Not just hot air 3 minutes spent reading

Not just hot air

Volkmar Held
As a freelance writer, Volkmar Held reports for voestalpine on topics that move people. The content of his stories ranges from archaeometallurgy to future technologies.

Air pollution control is one of the focal points of environmental protection at voestalpine. Measures such as minimizing gas emissions, filtering out dust and effectively damping plant noise are being implemented at production plants worldwide.

The first dedusting system was put into operation 60 years ago at the LD steel plant in Linz—an early response to visible emissions and citizen protests. Since then, there has been a lot of progress at voestalpine when it comes to climate protection and environmental protection, both in thought and in action. Today, the Group is still setting environmental standards worldwide within its industry.

Air pollution control is an essential part of corporate environmental protection. voestalpine continuously invests in modern filter systems and in modernizing and maintaining systems at the locations.

Linz as a pioneering location

Numerous measures and best-practice examples in the area of air pollution control can of course be found at the Group’s largest production site, the Steel Division in Linz.

The voestalpine Stahl GmbH coking plant is focusing, for example, on extending the service life of coke batteries. Thanks to the team’s heightened environmental awareness and good maintenance, Linz batteries run continuously for up to 50 years—in contrast to the usual three decades in the industry. In addition, modern coke transfer machines ensure emission-free filling of the coke into the coke cars.

"The coking plant is one of the most relevant plants in terms of environmental protection. The authorities have repeatedly confirmed that we comply with all requirements and limits, and in some cases even fall below them. We are as proud of this as of the environmental protection achievements on the sinter belt."
Johann Prammer, Head of Strategic Environmental Management at voestalpine AG and Environmental Manager of the Steel Division.

The sintering plants require special attention when it comes to dust generation. This is where the raw material supply to the blast furnaces is ensured with a “baking mixture” of iron ore fines, recycled process materials and other feedstocks. voestalpine put a pioneering technology into operation a good 10 years ago with the MEROS system for reducing emissions.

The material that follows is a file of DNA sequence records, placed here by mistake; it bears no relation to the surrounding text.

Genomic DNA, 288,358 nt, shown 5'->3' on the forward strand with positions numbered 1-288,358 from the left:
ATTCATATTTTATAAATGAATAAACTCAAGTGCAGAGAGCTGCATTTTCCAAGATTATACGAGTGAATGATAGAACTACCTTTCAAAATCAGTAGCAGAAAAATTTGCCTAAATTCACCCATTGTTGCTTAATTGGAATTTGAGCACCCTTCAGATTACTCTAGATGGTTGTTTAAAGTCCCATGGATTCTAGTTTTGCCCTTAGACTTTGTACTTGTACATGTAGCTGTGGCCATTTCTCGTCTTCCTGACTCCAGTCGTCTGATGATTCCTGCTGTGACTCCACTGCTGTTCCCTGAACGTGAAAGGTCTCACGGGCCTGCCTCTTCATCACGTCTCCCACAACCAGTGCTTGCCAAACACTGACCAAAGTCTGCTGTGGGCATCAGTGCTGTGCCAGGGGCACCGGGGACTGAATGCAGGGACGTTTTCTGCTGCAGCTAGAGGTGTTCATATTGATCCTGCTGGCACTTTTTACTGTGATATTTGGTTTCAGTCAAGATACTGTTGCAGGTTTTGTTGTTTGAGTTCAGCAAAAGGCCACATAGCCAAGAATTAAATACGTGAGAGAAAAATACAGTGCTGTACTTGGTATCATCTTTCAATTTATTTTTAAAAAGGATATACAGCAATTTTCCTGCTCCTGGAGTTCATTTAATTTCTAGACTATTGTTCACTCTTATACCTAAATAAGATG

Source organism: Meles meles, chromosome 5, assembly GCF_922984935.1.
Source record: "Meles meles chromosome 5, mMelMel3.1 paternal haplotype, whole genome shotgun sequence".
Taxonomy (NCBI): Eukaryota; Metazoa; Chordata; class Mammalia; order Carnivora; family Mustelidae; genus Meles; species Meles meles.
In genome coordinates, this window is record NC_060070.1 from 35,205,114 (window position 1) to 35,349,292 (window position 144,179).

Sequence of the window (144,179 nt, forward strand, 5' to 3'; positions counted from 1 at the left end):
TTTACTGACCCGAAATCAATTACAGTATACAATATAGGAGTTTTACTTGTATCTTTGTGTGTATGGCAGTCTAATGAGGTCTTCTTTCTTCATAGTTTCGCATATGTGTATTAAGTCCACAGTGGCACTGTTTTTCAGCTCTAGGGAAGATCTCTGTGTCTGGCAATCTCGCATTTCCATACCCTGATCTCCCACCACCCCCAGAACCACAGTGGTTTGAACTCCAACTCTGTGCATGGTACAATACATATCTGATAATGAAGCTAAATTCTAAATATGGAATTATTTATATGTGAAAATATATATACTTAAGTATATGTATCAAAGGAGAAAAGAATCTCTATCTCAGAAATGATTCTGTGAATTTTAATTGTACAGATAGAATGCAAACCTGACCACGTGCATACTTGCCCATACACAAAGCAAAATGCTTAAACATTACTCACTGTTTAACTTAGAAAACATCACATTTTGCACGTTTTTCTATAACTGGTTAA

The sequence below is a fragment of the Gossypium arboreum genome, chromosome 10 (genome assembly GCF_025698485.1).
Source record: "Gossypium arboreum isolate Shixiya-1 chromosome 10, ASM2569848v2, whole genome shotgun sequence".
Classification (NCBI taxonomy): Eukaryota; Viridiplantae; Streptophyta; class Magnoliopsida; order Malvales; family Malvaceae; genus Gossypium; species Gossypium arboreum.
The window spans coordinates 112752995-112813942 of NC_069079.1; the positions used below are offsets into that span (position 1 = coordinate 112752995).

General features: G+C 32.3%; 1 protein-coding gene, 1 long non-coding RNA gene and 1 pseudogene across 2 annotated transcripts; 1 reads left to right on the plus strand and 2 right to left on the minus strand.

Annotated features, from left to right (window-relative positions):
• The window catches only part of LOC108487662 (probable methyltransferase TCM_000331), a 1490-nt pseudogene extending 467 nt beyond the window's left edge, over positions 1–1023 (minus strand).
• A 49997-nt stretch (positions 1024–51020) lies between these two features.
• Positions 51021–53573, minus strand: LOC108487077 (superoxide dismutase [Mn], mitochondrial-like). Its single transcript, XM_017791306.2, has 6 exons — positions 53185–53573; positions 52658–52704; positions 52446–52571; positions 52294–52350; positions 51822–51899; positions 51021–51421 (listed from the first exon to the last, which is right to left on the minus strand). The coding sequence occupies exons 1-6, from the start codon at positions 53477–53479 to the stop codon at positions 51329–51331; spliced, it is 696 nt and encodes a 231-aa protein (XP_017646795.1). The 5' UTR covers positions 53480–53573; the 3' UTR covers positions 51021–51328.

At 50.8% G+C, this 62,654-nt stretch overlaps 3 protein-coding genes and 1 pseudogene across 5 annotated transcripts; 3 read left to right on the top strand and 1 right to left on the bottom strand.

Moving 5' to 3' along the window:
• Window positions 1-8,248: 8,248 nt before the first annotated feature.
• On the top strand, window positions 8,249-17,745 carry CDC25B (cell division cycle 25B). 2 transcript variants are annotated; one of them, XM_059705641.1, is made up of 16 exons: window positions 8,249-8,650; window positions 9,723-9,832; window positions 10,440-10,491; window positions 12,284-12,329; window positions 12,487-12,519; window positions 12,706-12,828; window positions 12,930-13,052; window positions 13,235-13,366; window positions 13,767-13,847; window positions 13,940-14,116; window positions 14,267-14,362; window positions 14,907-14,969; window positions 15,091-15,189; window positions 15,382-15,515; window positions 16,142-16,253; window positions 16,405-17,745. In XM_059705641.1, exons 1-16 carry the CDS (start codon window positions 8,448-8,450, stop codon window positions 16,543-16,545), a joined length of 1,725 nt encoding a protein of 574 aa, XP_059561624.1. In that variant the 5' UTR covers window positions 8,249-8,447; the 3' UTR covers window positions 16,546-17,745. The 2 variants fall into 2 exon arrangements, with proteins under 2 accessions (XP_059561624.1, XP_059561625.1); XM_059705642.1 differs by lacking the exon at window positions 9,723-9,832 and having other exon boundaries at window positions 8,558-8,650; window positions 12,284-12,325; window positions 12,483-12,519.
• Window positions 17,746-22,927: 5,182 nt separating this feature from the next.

The sintering plant process manager, Bernhard Putz, points out: “When it comes to emission values, we can report that there are no complaints—neither with respect to the conveying routes, transport or processing.”

Clean air in Donawitz

voestalpine Stahl Donawitz GmbH is also focusing on long-term measures. Over the past 20 years, the voestalpine company has been able to reduce its dust emissions by approx. 80%—even as production figures increase. Measures include investment in exhaust air purification in the steel mill, installing a second dedusting system for the sintering plant and the new casting hall dedusting system for the blast furnaces. Sprayer systems have also been in use in Donawitz since 2014. They bind dust emissions during the transport of raw materials, at unloading points and in open storage, helping to ensure clean air at this Metal Engineering Division site.

Focus on “dedusting” at the High Performance Metals Division

Even the most modern steel mills cannot produce without side effects such as heat emission, noise and fine dust emissions. In order to minimize their impact on employees, residents and the environment, the voestalpine High Performance Metals Division is investing approximately EUR 100 million between 2010 and 2020.

High Performance Metals Division investments in the last years have provided cleaner air at the four special steel locations:

  • Hagfors (Uddeholms AB): increasing the hourly extraction capacity from 220,000 Nm³ to 1,000,000 Nm³ helped reduce the annual dust level from 15 tons to less than 400 kg.
  • At Buderus Edelstahl in Wetzlar, increasing the extraction capacity by a factor of five to approx. 2.4 million Nm³/h was an important basis for minimizing dust emissions by 20%.
  • The steel mill in Sumaré (Villares Metals) expanded its secondary dedusting capacity by 280,000 Nm³/h.
  • A dedusting volume of 3.8 million Nm³/h is planned for the new special steel plant in Kapfenberg.

Location Donawitz Styria

Volkmar Held